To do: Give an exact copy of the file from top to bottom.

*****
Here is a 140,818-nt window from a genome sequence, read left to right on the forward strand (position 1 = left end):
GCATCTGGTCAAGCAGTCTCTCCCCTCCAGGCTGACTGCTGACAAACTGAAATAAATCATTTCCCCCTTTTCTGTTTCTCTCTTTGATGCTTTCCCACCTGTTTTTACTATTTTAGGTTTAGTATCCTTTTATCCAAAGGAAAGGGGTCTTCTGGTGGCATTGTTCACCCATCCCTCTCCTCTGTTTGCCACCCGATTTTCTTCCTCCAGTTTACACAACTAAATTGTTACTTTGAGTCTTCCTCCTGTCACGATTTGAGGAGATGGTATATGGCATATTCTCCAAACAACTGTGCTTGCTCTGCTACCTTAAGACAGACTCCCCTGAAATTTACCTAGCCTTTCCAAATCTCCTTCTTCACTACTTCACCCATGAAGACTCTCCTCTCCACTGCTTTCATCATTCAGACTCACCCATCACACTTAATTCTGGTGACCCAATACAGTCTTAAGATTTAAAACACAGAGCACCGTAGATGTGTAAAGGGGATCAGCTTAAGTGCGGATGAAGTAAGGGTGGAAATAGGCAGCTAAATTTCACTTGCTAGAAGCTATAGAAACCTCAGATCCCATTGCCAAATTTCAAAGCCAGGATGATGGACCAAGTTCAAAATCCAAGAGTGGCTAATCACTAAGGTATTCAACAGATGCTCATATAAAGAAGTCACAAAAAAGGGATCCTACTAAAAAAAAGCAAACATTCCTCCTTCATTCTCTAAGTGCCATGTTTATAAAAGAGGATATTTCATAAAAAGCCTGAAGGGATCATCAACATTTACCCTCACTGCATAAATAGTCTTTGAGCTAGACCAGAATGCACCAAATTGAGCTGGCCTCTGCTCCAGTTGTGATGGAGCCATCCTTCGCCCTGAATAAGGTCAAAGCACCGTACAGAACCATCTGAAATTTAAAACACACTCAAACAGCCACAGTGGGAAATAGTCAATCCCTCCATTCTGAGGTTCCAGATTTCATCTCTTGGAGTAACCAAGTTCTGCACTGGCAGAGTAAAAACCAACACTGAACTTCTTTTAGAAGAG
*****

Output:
Here is a 140,818-nt window from a genome sequence, read left to right on the forward strand (position 1 = left end):
GCATCTGGTCAAGCAGTCTCTCCCCTCCAGGCTGACTGCTGACAAACTGAAATAAATCATTTCCCCCTTTTCTGTTTCTCTCTTTGATGCTTTCCCACCTGTTTTTACTATTTTAGGTTTAGTATCCTTTTATCCAAAGGAAAGGGGTCTTCTGGTGGCATTGTTCACCCATCCCTCTCCTCTGTTTGCCACCCGATTTTCTTCCTCCAGTTTACACAACTAAATTGTTACTTTGAGTCTTCCTCCTGTCACGATTTGAGGAGATGGTATATGGCATATTCTCCAAACAACTGTGCTTGCTCTGCTACCTTAAGACAGACTCCCCTGAAATTTACCTAGCCTTTCCAAATCTCCTTCTTCACTACTTCACCCATGAAGACTCTCCTCTCCACTGCTTTCATCATTCAGACTCACCCATCACACTTAATTCTGGTGACCCAATACAGTCTTAAGATTTAAAACACAGAGCACCGTAGATGTGTAAAGGGGATCAGCTTAAGTGCGGATGAAGTAAGGGTGGAAATAGGCAGCTAAATTTCACTTGCTAGAAGCTATAGAAACCTCAGATCCCATTGCCAAATTTCAAAGCCAGGATGATGGACCAAGTTCAAAATCCAAGAGTGGCTAATCACTAAGGTATTCAACAGATGCTCATATAAAGAAGTCACAAAAAAGGGATCCTACTAAAAAAAAGCAAACATTCCTCCTTCATTCTCTAAGTGCCATGTTTATAAAAGAGGATATTTCATAAAAAGCCTGAAGGGATCATCAACATTTACCCTCACTGCATAAATAGTCTTTGAGCTAGACCAGAATGCACCAAATTGAGCTGGCCTCTGCTCCAGTTGTGATGGAGCCATCCTTCGCCCTGAATAAGGTCAAAGCACCGTACAGAACCATCTGAAATTTAAAACACACTCAAACAGCCACAGTGGGAAATAGTCAATCCCTCCATTCTGAGGTTCCAGATTTCATCTCTTGGAGTAACCAAGTTCTGCACTGGCAGAGTAAAAACCAACACTGAACTTCTTTTAGAAGAG